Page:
If you’re interested in technology, DIY projects, or home automation, you’ve probably heard something about a product called the Raspberry Pi. The Raspberry Pi has legions of die-hard fans singing its praises and swapping seemingly endless ideas for Raspberry Pi projects. But what is a Raspberry Pi, exactly? It can do so many different things that it’s sometimes hard to pin down what it’s supposed to do, or what it’s supposed to be. And many how-to guides and tutorials jump right into the nitty-gritty without bothering to stop and ask the basic questions – like what is a Raspberry Pi, and why do we need one for this project?
That’s why we’re going back to basics in this post and addressing the core question: what is a Raspberry Pi?
What is a Raspberry Pi?
Put very simply, a Raspberry Pi is a very small and very cheap computer.
Here’s what the original Raspberry Pi looked like:
Yep, that’s a computer, albeit a very simple one. It’s a “single-board” computer, meaning a very simple one with just one circuit board. The CPU is right there on the board. But, of course, it’s missing a bunch of things we’d expect from a consumer product: there’s no monitor, keyboard, or mouse. There’s also no operating system or programs. The whole device is about the size of a pack of cigarettes (but it’s a lot better for you).
So what’s it for? Well, it was originally supposed to be a teaching tool, but things changed quickly. Let’s go back to the beginning.
A brief history of the Raspberry Pi
The Raspberry Pi was originally developed by a UK-based charity. The idea was that the simple little computer could be used to teach basic computer science: students can load simple operating systems on the Pi, plug in peripherals (like a mouse, a keyboard, or additional storage), and design and run simple programs on it.
The key thing about the Raspberry Pi was that it was cheap. The idea was that it could be sent to developing nations, spreading computer science knowledge well beyond highly developed countries like the UK.
The idea worked, but it also sparked interest outside of the academic community. A simple, cheap little computer has a lot of uses, and hobbyists sound found tons of ways to use the little device – which brings us to the next section.
What does the Raspberry Pi do?
We started by asking “what is a Raspberry Pi,” and we’ve told you that it’s a small computer. Then we asked “what is it for?” – and the beauty here is that the answer is anything. The Raspberry Pi was just designed to run simple programs, and simple programs can be designed to do a nearly limitless variety of things.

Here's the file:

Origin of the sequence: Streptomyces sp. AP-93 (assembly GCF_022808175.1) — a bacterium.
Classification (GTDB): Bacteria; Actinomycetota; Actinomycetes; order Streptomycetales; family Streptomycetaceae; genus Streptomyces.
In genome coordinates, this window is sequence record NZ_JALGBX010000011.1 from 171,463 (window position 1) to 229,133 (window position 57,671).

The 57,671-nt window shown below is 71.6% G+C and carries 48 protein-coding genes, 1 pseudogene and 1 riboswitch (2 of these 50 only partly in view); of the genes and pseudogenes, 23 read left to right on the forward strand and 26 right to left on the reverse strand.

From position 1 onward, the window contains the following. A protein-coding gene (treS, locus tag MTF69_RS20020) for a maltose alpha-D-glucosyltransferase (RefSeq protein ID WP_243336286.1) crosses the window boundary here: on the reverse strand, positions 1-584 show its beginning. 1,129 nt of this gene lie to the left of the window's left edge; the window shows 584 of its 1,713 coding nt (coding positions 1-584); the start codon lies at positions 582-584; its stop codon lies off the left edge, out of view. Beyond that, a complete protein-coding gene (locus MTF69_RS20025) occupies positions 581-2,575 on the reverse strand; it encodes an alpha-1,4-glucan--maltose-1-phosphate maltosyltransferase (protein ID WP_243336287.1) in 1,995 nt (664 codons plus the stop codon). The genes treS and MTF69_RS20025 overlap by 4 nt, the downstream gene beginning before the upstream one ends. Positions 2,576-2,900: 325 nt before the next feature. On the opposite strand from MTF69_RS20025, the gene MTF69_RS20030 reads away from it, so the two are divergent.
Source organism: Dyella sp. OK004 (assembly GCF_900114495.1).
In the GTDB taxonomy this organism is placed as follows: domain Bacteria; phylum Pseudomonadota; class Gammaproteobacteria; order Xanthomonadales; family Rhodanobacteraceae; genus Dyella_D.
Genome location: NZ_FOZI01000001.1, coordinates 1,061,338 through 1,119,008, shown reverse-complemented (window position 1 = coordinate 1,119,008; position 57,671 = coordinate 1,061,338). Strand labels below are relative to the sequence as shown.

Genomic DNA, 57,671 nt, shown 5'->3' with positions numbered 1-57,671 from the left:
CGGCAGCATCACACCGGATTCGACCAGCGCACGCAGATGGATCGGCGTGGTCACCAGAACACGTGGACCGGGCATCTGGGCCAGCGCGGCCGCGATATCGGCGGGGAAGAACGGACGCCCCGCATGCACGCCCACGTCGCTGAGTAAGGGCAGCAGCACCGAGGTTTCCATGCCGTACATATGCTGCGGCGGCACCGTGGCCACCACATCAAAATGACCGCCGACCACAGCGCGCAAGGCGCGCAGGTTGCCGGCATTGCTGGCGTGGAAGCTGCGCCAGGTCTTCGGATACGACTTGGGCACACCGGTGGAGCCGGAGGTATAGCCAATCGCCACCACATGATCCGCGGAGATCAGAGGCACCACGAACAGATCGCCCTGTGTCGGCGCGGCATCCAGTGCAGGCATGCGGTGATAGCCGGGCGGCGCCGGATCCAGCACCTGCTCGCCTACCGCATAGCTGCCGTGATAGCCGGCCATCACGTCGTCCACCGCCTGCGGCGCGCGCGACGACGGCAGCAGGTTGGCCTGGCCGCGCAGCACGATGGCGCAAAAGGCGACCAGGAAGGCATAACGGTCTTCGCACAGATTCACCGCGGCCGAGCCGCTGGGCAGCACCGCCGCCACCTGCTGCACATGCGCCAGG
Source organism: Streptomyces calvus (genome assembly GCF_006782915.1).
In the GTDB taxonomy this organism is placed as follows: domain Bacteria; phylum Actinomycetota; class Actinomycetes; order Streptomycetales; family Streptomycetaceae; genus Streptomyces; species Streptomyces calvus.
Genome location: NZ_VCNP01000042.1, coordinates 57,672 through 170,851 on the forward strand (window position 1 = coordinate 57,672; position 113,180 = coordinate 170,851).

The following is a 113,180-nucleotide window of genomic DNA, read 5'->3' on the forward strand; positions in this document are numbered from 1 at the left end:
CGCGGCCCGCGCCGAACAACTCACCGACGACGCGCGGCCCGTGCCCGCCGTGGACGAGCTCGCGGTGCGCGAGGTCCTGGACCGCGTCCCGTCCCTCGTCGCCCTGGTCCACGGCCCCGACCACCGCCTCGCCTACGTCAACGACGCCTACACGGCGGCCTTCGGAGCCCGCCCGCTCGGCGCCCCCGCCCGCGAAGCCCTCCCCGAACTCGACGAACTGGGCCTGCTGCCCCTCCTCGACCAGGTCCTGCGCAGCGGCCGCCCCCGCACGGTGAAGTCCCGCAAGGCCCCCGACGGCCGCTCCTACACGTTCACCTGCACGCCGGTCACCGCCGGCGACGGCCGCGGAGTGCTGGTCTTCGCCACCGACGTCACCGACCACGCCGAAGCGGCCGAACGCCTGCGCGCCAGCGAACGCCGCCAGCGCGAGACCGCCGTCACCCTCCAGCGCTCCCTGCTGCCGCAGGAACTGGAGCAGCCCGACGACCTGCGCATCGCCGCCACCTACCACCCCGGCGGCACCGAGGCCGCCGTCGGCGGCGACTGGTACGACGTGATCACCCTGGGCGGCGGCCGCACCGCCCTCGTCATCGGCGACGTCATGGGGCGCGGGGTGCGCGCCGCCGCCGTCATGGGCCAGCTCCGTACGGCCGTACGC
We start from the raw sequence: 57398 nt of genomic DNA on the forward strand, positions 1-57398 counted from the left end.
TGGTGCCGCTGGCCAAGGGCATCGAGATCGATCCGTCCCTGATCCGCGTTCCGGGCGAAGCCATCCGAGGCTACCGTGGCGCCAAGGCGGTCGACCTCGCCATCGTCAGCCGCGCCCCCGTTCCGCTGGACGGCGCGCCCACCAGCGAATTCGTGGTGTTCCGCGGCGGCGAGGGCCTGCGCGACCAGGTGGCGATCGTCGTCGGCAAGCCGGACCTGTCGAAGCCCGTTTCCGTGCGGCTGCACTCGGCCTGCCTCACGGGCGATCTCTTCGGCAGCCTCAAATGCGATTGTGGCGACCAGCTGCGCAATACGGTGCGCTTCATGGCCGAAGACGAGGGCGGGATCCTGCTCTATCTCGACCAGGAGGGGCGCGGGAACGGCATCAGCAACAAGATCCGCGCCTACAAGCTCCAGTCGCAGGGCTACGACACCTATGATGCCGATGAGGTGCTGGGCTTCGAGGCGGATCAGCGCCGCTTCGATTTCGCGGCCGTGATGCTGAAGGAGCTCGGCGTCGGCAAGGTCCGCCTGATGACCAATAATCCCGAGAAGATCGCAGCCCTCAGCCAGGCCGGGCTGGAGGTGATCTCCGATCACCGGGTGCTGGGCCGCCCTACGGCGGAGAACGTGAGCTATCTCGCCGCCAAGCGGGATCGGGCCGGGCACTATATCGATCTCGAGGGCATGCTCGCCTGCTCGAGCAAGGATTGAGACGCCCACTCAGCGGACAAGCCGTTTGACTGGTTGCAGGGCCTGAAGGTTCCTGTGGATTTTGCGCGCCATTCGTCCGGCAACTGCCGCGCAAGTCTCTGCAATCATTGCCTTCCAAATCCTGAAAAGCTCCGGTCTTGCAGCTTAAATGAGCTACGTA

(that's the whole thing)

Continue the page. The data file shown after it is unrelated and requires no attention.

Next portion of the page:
Let’s start with the obvious. The Raspberry Pi is a tiny computer, so you can load a basic operating system and use it as a low-powered PC. You might be surprised to learn just how much you can do on a device that costs less than $40. A Raspberry Pi can run a word processor, a web browser, and even video game system emulators and ROMs.
The real fun starts when you dedicate a Raspberry Pi to just one task. A Raspberry Pi can work as a dedicated entertainment device or as a part of your smart home. Here are just a few examples of things hobbyists have shown us how to do with the Raspberry Pi:
- Boot directly to an emulator and run classic arcade and console games.
- Boot directly to a media center program, which turns the Raspberry Pi into a low-cost version of a Roku or Fire TV.
- Control an espresso machine (no, I’m not making this one up).
I included that last one just to show how strange and specific things can get. You can do almost anything with a Raspberry Pi when you combine it with other hardware: have it send you an email when your home doorbell rings, for instance, or take a photo when it detects movement. The options are almost limitless, and they grow every day as brilliant hobbyists come up with new ways to use the device.
The different types of Raspberry Pi
What is a Raspberry Pi? Well, it’s one of several devices. The original Raspberry Pi that I mentioned in the history section is long gone now, replaced by newer models of various sizes and abilities. Here’s a short comparison of the current lineup:
|Raspberry Pi 3 Model B||Raspberry Pi 2 Model B||Raspberry Pi Model B+||Raspberry Pi Model A+||Raspberry Pi Zero & Zero W|
|Processor Chipset||Broadcom BCM2837 64-bit quad-core processor||Broadcom BCM2837 64-bit quad core processor||Broadcom BCM2835 32-bit single-core processor||Broadcom BCM2835 32-bit single-core processor||Broadcom BCM2835 32-bit single-core processor|
|Processor Speed||1.2 GHz||900 MHz||700 Mhz||700 Mhz||1 GHz|
|RAM||1 GB||1 GB||512 MB||256 MB||512 MB|
|Output||4 USB ports||4 USB ports||4 USB ports||1 USB port||1 micro-USB port|
|Wi-Fi||Yes||No||No||No||No (Zero)/Yes (Zero W)|
|Bluetooth||Yes||No||No||No||No (Zero)/Yes (Zero W)|
Why choose a Raspberry Pi?
So a Raspberry Pi can be almost anything. What can it be for you?
Well, that’s the beauty of it: whether you’re a total beginner or a die-hard tech-savvy DIYer, there’s a Raspberry Pi project that’s perfect for you. With a few simple clicks and a microSD card, you can put a media center app like Kodi or Plex on your device. With a little more know-how, the Raspberry Pi can be an arcade. Get really intense, and you can connect the Raspberry Pi to smart devices, home security tools, LED strips, and more. It really is up to you!
Once you try it, you may find that you’re hooked. I know we are.
So what is a Raspberry Pi? It’s whatever you want it to be – and you’ve come to the right place to find out what that is. Also, be sure to check out our sister site Cordcutting.com for even more Raspberry Pi tutorials.